Wane

The basics

This guide is written in form of series of tutorials where we'll build a couple of small applications and explain concepts on the fly. It's created for people who like to follow step-by-step guides and learn the necessary building blocks when you need them.

If this is not how you typically learn, you might want to check out the Complete Guide. It gives you better foundation of the topics you need to know, but the examples are purely illustrative instead of guiding you through building a complete application.

If you already know Angular, React or Vue.js, you can learn Wane's syntax in a few minutes with our Comparison Guide.

Writing the Hello World app

Hello World programs might not be the most interesting piece of software you'll ever built and might not provide the best insight in complexity of any framework, but they are a great way to test if your environment is correctly set up.

We'll go through installing Wane and creating a simple app which displays "Hello, World!".

If this is your first contact with web development, you should check out our quick introduction. This guide assumes that you can get around the console (terminal), that you have Node.js and npm or yarn installed and that you're comfortable with using its basic commands.

The setup probably feels pretty familiar since the basic principles are the same as using any other framework or library when developing a web app.

Just use whichever package manager you're used to and fire the installation command. The package you're looking for is named wane. After installation is done, you're ready to go!

# with npm
$ npm install wane

# with yarn
$ yarn add wane

Having proper directory structure is quite important, so we'll immediately set that up. Worry not, it's just a single folder.

In the root directory of your project, you'll need a src folder. This is where all the fun will happen. In that folder, create a file named index.ts. This TypeScript file is where all the magics starts from. When we write the code, Wane will open this file and start analyzing your code from here.

$ mkdir src
$ touch src/index.ts

The preparations are done and we're finally in for some code.

Like in most SPA frameworks, your code is organized around components. In Wane, a component is defined by declaring a class and attaching the Template decorator to it.

The decorator accepts a single argument of type string which is the template of your component. This is where you define how things should look based on the current state of the app. Of course, in order to use the decorator, we have to import it first.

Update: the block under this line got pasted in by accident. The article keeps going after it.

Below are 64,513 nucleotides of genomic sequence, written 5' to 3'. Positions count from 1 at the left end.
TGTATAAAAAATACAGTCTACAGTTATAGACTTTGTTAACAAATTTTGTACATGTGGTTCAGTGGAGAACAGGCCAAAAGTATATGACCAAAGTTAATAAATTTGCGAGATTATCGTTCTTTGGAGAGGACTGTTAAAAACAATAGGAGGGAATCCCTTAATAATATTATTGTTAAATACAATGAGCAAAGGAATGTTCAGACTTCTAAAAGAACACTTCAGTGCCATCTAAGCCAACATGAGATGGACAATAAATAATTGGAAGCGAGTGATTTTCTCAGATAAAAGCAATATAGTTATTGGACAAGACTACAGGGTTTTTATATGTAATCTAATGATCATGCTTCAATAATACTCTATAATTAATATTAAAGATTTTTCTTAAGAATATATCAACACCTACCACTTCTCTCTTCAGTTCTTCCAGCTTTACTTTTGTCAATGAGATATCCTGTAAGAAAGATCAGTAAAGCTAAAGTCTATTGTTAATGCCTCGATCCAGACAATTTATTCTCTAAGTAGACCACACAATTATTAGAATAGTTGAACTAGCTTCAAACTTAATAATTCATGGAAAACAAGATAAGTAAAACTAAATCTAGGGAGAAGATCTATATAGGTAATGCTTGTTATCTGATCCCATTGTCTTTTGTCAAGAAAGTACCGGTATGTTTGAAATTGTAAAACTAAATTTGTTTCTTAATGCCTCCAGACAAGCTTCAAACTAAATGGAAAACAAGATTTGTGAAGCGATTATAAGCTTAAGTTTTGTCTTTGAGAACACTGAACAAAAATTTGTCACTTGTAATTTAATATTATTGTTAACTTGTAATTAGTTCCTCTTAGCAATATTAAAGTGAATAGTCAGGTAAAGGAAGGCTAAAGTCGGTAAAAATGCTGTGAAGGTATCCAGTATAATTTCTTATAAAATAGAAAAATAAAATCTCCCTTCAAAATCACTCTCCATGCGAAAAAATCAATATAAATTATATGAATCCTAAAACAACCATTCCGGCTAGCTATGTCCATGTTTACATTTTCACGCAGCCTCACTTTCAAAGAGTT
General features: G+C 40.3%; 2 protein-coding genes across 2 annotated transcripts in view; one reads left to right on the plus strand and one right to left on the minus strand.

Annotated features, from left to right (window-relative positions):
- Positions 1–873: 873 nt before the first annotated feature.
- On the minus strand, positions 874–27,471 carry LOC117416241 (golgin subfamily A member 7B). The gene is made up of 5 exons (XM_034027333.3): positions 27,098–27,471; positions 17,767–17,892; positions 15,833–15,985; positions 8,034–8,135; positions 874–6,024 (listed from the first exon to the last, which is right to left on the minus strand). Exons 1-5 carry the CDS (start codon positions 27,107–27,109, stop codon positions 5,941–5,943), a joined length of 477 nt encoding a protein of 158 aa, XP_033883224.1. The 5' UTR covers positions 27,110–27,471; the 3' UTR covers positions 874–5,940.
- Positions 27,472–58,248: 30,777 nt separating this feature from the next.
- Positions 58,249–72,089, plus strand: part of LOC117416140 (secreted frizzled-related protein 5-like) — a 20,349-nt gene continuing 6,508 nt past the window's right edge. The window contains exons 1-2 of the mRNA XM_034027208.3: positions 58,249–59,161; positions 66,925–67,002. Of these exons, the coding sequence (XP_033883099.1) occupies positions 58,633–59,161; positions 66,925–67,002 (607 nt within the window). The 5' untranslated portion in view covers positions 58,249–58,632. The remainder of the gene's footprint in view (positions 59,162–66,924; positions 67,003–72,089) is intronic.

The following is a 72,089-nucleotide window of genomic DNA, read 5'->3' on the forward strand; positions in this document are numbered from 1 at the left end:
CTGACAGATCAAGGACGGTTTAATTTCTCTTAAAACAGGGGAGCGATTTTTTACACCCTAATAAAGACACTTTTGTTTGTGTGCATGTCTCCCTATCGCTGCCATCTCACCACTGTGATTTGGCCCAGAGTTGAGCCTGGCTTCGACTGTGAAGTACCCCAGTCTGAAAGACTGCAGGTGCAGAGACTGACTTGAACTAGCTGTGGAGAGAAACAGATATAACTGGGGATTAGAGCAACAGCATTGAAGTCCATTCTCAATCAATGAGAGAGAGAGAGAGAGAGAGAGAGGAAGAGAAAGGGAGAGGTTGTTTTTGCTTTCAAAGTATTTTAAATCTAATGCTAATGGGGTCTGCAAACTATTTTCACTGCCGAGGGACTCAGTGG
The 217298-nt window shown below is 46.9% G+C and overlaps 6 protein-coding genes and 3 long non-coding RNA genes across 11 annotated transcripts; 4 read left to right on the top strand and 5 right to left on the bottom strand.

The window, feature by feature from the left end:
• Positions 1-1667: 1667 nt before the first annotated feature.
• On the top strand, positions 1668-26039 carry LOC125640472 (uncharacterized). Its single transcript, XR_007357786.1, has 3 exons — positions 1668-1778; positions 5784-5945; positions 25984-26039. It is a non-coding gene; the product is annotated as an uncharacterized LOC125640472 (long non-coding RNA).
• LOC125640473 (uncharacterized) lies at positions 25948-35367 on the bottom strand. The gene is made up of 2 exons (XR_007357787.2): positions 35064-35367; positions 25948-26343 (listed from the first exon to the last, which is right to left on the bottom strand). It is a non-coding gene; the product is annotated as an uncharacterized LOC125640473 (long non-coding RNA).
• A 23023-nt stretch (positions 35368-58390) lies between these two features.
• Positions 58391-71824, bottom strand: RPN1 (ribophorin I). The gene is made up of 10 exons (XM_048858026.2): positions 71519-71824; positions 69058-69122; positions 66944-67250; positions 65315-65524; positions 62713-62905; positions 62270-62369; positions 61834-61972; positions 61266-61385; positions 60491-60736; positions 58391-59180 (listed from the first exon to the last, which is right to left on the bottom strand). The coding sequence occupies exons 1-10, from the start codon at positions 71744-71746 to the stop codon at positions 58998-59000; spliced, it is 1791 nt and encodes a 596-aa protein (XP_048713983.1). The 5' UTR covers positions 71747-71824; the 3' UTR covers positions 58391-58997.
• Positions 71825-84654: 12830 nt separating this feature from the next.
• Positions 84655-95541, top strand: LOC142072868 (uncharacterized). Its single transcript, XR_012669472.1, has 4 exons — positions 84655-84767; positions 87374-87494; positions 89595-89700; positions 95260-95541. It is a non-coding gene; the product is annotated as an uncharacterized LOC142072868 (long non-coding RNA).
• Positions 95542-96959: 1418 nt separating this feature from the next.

Every application must have exactly one entry component. If you imagine components in an app like a tree, the entry component is a root of that tree. In Wane, the entry component is always defined in the src/entry.ts file and is always the default export from it.

Our class has an empty body because there's no data in the app. All we do is present a static message. We'll add some stuff in there right after we verify that Hello World works.

import { Template } from 'wane'
@Template(`Hello, World!`)
export default class {
}

To run the application, simply run the binary executable which comes with the installed wane package -- it's called (you guessed it) wane.

You'll have to utilize your package manager because wane is not a global executable.

Wane allows you to run the app in development mode or to build it for production. For now, we'll use the dev mode, which is activated by the start command.

While the dev server is running, it will watch over your code: with every change you save, Wane will re-compile your application, and then refresh the browser page so you can see the changes in action.

# with npm
$ npx wane start

# with yarn
$ yarn wane start

If this worked, it means we're ready to dig into some basic concepts in Wane. Pay close attention to this section. We don't call them basic because they're not important or because they're obvious/trivial/easy, we call them that way because they're the most important things to know. A vast majority of every app is built by using only things from this and the next section.

Let's learn about string interpolation. It allows us to define a string in the component and print its value somewhere in the template.

We can refactor our app by adding the property greeting. We initialize it with the string `Hello`.

Now instead of writing "Hello" directly in the template, we want to interpolate it. This is done by enclosing the class property name in double braces: "{{" and "}}".

When Wane renders the template, it sees the interpolation braces and the property name written inside it. Then it checks the current value of the property with that name and prints the value.

Whenever the value changes, the view will update automatically. We'll get to that pretty soon.

If you save these changes, you'll see that nothing changed in the browser. This is because we've created the exact replica of the previous version of the app, just in a different way. Change the string Hello to Hey there and hit "save" to see the change.

import { Template } from 'wane'
@Template(`{{ greeting }}, World!`)
export default class {
  greeting = `Hello`
}

Time to add some interactivity to our app. We'll create a button which changes the greeting from Hey there to Hello and vice-versa when clicked.

The first step is to simply add the button to the template. If you click it, it will not do anything yet.

import { Template } from 'wane'

@Template(`
  <p>{{ greeting }}, World!</p>
  <button>Toggle greeting</button>
`)
export default class {
  greeting = `Hey there`
}